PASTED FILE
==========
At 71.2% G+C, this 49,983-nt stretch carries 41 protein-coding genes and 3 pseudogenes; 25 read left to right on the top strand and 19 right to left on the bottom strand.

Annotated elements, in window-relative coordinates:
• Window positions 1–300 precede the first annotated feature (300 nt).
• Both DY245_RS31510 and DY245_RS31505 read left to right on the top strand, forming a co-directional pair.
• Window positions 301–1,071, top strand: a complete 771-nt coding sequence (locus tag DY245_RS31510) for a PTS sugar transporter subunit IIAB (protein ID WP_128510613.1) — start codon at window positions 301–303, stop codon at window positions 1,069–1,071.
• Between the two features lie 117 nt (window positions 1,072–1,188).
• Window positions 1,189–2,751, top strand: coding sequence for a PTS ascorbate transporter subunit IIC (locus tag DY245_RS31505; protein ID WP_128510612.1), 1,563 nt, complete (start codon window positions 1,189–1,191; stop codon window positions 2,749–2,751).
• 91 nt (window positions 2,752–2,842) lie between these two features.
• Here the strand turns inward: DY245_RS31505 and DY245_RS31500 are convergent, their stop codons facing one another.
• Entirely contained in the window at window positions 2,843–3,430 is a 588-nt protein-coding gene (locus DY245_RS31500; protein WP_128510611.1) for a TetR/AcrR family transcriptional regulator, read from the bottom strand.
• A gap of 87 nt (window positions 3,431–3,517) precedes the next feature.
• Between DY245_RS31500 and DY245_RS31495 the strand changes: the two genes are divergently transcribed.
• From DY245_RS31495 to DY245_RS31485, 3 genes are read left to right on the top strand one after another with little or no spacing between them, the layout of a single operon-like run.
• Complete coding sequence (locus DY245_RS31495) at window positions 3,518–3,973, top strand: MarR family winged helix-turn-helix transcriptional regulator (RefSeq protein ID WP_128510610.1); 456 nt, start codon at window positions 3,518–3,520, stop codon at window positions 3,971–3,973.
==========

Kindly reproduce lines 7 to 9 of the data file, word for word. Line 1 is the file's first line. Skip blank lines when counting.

• Window positions 1,189–2,751, top strand: coding sequence for a PTS ascorbate transporter subunit IIC (locus tag DY245_RS31505; protein ID WP_128510612.1), 1,563 nt, complete (start codon window positions 1,189–1,191; stop codon window positions 2,749–2,751).
• 91 nt (window positions 2,752–2,842) lie between these two features.
• Here the strand turns inward: DY245_RS31505 and DY245_RS31500 are convergent, their stop codons facing one another.